At least, unlike America’s many much smaller lenders, Eastern has the wherewithal to tackle another costly burden: information technology. It is just small enough to be called a “community bank”, but also just big enough to invest in IT. Being a mutual is essential too, Mr Rivers says: he does not have to answer to shareholders about quarterly profits.

In 2014 Eastern set up an…Continue reading

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ApprovedBusiness and financeFINANCEFinance and economics

Goldman Sachs is criticised for buying Venezuelan bonds

BONDS are bought and sold every second of every day without attracting attention. But it is not often that the seller is the central bank of a brutal, cash-strapped regime faced with protests; the buyer, a bulge-bracket American investment bank; and the size of the deal in the billions of dollars. A report in the Wall Street Journal on May 28th that Goldman Sachs had bought bonds with a face value of $2.8bn issued by Venezuela’s state-owned oil company, PDVSA, for 31 cents on the dollar (ie, for $865m) caused a stink.

Julio Borges, an opposition politician and president of the National Assembly, lambasted Goldman on May 29th in an open letter to its chief executive, Lloyd Blankfein, for its decision to “aid and abet Venezuela’s dictatorial regime”. For all its sins, that regime has met its obligations to bondholders. Mr Borges vowed to advise future Venezuelan governments not to repay the bonds in question. Protesters gathered outside Goldman’s…Continue reading

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ApprovedBusinessBusiness and finance

Film piracy is changing. Pirates now want ransoms

RIPPING off films still reaps riches: the business model holds even in the internet age. Someone makes a digital file of a film, either with a camera in a theatre or by copying a DVD, then sells the file to operators of dodgy websites, many of whom make millions a year from online advertising and customer subscriptions—illegal versions of Netflix.

This year pirates introduced an entrepreneurial plot twist. They have begun asking Hollywood studios for ransoms. In several cases the rogues have told leading makers of films or television programmes that if they do not pay up, digital copies will appear online before the official release date. It is Hollywood’s version of WannaCry, the ransom malware.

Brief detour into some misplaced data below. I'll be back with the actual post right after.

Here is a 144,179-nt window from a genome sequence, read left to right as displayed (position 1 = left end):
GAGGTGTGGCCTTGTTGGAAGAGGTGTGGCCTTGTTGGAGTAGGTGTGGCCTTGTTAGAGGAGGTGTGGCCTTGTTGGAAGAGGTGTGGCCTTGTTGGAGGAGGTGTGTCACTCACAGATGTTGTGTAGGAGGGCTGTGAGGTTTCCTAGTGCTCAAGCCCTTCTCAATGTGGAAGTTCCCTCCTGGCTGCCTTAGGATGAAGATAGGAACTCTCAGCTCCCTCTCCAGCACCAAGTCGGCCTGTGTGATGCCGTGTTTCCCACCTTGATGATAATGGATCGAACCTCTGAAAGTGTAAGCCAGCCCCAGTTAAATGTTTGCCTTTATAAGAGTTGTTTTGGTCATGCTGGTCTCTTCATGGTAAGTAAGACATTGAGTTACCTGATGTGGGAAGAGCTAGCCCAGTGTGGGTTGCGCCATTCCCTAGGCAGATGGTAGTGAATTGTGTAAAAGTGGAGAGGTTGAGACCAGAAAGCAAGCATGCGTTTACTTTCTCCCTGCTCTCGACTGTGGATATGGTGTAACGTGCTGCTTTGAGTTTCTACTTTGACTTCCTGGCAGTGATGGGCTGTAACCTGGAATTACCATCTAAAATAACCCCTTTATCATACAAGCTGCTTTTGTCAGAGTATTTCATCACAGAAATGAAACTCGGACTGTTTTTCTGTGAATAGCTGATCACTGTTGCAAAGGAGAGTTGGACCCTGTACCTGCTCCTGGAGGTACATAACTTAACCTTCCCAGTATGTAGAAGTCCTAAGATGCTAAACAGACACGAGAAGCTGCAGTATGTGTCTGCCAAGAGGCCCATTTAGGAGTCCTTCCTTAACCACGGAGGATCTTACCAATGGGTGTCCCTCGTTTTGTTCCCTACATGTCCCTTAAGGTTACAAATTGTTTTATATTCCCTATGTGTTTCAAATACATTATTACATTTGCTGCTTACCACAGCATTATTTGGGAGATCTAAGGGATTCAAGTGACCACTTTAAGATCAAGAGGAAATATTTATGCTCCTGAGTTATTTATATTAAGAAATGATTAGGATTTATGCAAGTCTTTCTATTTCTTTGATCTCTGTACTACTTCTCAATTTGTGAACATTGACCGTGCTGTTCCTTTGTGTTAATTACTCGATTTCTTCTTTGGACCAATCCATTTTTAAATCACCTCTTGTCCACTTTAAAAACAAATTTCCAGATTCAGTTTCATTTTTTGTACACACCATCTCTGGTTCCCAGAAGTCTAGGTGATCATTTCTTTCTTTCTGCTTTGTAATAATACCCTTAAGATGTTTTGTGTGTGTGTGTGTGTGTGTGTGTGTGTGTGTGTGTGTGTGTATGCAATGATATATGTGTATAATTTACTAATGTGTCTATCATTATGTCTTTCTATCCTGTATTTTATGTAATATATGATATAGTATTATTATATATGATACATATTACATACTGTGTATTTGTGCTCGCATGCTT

No one has been seen to pay up so far, but the threats are not all idle. Netflix, one victim, saw certain episodes of its new season of the show “Orange is the New Black” released by a pirate who goes by the alias “thedarkoverlord” (who had demanded payment in…Continue reading

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ApprovedBusiness and financeFINANCEFinance and economics

Sweden’s economy is thriving, so why is monetary policy so loose?

ON A recent balmy day, people thronged the parks and promenades of central Stockholm. Swedes have much to feel sunny about. Real economic growth, at a heady 3.2% in 2016, has averaged 2.8% annually since 2009, compared with the euro area’s 1.1% per year. In April, Swedish inflation was close to the target of 2% aimed at by the Riksbank, Sweden’s central bank. Yet it decided not only to maintain the main policy rate at -0.50%, where it has been since February 2016, but to increase the amount of asset purchases under quantitative easing (QE) by a further SKr15bn ($1.7bn) during the second half of 2017.

One explanation for keeping policy so loose is that the inflation figure is deceptive. Johan Javeus of SEB, a bank, points out that some of the increase was driven by one-off factors, such as rises in air fares and energy prices. After raising rates prematurely in 2010 and 2011, the Riksbank is loth to do so again.

But also, it is hemmed in by the European Central Bank (ECB). The…Continue reading

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Business and financeGulliver

Why flying in the summer is so hellish

HERE in America, we recently celebrated Memorial Day, when barbecues and pool openings mark the beginning of summer, astronomers be damned. For leisure travellers, that means sun, surf and spritzes. For business travellers, it can mean headaches, as airport lines grow ever longer and flight delays more common.

Who is to blame for the annoyances of flying in the summer? Partly, it is those aforementioned leisure travellers. Longer waits in security lines are largely a question of volume. Airlines for America (A4A), an industry group, forecasts that more than 234m passengers will use America’s carriers from June through to August. That would represent a new record, topping last year’s number by 4%. A4A attributes the expected increase to a growing economy and “historically low airfares”. But really, this is a familiar pattern. In 2016 the group also predicted a record-high number of summer…Continue reading